• Warmth in the field is the enemy of taste at the table. Put the gun down for just a minute, O Nimrod Son of Cush, and field-dress your animal right away. Meat lockers are cold for a reason.
• Save the heart and the liver. No, seriously, it’s all concentrated right there. If you just can’t bring yourself to eat them whole, mince them and add their rich flavor to a pan sauce.
• Use really short cooking times, or really long cooking times. Either medium-rare, or braised until it falls off the bone.
• Cook legs and thighs (furred or feathered) long, rich, wet and slow.
• Duck breast looks like steak. Cook it like steak.
• Venison looks like steak. Cook it like steak. That medium-well backstrap medallion that feels like a flexed quadricep and looks like a hockey puck? Yeah, it’s gonna taste like a hockey puck.
• Wine is good.
• Grilling is good (but it isn’t the only way).
Remember: They’ve been doing this for a long time in Italy and France.
They’ve been doing this for a long time in Mexico.
They’ve been doing this for a long time in the hills of Vietnam, Laos and Thailand.
We can all still learn a thing or two.
Back in the woods
About 400 years ago, a party of pretty quirky Brits, somewhat newly arrived, took matchlocks and fowling pieces and headed into the New England woods with their native hosts. I’d like to think it was a congenial hunt, with flat November light filtering down through the beeches and chestnuts. I’d like to think there were some jocular insults tossed back and forth, and taken the right way, and that there was time afterward to lean against whatever the 17th century had to offer in the direction of a pickup truck, in order to talk over the day’s events.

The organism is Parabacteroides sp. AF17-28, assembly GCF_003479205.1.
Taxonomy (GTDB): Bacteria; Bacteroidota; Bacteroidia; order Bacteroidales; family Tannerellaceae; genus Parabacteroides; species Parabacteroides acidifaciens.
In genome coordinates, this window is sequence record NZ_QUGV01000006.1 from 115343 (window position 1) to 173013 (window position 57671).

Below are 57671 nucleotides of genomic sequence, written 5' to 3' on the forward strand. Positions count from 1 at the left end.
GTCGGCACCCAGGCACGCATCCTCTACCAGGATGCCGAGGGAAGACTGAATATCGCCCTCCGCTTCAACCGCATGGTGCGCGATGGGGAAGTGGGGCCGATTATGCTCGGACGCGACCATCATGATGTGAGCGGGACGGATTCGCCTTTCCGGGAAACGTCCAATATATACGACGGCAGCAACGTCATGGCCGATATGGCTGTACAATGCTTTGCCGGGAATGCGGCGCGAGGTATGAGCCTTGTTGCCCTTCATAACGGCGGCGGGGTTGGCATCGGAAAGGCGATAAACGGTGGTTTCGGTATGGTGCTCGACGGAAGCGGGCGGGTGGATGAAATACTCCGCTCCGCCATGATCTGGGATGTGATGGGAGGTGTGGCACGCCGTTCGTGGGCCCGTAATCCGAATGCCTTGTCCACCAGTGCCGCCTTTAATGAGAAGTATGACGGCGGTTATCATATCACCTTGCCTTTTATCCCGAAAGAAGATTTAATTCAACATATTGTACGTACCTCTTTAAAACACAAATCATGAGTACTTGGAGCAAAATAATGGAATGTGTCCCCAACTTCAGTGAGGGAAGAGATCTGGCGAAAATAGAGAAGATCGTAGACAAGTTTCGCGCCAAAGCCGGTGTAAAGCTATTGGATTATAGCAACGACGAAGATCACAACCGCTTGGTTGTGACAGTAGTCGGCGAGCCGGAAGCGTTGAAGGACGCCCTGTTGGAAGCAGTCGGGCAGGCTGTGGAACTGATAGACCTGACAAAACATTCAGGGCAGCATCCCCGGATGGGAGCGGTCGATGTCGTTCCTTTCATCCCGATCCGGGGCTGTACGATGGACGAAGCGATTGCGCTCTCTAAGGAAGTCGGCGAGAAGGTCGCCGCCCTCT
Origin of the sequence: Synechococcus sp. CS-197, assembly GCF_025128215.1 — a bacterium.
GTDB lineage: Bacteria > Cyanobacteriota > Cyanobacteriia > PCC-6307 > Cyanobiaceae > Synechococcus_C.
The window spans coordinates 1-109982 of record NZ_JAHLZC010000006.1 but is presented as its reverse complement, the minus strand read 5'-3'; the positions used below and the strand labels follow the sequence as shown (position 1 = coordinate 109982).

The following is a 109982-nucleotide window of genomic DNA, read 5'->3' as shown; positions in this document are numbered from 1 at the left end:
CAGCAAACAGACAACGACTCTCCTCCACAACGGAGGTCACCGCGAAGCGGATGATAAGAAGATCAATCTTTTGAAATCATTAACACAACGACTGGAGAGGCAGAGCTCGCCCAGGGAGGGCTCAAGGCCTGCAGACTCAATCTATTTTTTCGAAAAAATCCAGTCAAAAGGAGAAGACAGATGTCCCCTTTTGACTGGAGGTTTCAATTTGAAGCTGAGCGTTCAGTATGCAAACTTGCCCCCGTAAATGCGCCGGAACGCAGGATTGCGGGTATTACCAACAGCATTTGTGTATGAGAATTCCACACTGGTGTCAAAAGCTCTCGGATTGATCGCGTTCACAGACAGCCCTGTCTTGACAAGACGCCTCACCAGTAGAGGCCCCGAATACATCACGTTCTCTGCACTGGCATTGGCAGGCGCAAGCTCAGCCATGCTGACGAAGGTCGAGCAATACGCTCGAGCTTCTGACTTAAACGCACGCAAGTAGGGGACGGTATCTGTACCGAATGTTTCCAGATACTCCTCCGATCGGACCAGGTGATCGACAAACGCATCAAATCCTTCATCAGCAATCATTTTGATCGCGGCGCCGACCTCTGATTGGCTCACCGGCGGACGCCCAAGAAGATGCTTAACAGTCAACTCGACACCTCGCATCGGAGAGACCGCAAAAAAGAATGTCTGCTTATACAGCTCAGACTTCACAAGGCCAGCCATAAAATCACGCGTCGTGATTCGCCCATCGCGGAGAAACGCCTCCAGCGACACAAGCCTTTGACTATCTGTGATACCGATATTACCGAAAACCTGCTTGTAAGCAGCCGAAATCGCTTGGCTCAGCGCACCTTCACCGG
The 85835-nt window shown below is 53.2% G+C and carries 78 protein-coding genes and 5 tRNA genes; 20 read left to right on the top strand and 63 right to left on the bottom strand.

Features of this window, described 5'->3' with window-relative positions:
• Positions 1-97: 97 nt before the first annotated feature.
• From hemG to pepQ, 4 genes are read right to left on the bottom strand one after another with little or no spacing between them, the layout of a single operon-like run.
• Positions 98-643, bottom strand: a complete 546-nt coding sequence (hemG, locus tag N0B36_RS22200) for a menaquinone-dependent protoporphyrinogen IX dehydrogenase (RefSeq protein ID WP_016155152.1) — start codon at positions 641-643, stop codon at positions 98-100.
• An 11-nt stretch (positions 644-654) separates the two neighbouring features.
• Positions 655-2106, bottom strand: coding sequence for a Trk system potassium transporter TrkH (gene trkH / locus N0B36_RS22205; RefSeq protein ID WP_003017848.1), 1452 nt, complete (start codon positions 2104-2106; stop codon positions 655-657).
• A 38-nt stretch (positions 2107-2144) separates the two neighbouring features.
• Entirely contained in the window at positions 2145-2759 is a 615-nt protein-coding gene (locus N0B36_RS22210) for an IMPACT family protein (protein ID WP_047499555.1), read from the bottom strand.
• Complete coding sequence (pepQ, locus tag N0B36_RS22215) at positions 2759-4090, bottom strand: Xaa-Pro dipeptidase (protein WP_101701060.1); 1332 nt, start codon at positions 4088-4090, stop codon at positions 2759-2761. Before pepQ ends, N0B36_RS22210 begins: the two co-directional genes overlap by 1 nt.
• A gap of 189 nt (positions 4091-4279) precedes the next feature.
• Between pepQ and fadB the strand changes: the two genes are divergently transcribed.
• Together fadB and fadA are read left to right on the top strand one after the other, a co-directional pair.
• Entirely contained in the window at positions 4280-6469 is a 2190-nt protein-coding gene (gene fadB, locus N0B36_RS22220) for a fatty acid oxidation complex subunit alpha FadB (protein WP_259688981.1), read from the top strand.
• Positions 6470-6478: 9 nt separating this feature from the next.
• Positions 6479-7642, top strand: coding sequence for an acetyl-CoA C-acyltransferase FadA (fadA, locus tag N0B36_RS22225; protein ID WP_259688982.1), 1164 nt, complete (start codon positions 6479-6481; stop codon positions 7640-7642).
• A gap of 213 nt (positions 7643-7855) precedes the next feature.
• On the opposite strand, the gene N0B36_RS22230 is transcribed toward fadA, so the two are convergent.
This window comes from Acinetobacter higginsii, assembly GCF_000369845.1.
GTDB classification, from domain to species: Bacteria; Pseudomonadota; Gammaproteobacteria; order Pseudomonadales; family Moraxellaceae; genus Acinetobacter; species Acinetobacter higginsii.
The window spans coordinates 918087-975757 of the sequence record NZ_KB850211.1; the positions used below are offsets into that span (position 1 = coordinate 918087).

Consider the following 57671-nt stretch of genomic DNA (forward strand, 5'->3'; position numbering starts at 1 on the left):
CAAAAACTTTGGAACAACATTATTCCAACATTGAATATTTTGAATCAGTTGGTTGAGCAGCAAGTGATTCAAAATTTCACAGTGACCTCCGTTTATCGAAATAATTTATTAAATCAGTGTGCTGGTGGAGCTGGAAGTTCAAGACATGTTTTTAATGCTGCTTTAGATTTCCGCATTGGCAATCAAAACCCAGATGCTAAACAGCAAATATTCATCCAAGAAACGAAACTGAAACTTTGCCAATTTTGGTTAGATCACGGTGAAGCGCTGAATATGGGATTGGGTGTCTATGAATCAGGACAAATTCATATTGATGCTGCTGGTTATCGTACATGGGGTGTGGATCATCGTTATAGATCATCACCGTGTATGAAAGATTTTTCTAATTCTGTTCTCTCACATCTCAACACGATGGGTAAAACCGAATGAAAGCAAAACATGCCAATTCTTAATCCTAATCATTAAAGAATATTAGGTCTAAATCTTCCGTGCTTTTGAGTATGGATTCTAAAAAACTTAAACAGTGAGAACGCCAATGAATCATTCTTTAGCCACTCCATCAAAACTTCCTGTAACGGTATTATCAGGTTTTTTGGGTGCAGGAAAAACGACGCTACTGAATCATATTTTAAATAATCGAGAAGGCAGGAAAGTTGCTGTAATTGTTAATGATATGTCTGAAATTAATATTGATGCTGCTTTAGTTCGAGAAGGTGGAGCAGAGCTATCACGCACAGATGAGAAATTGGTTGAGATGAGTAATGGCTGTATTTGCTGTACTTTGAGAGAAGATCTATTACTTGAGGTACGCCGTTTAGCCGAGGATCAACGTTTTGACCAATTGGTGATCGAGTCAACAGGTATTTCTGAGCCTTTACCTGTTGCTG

Such talk, I’m certain, would have been heavy with more or less accurate recountings of soft-footed stalking, sharp reflexes, misfires and cold toes.
But it’s worth noting that history has forgotten the particular exploits of the hunters on that occasion. It has not forgotten the work of the cooks.
Which leads me to the second best wild meal I’ve ever eaten — the tenderloin of a Michigan whitetail, grilled and served medium-rare on an ancient table in a white cedar cabin with no electricity. The chef was a Marquette hunter and friend, who cares to get things right.
There were six or eight of us at the table. Not a particularly sentimental crew. But we did know instinctively what word to use at the end of the meal.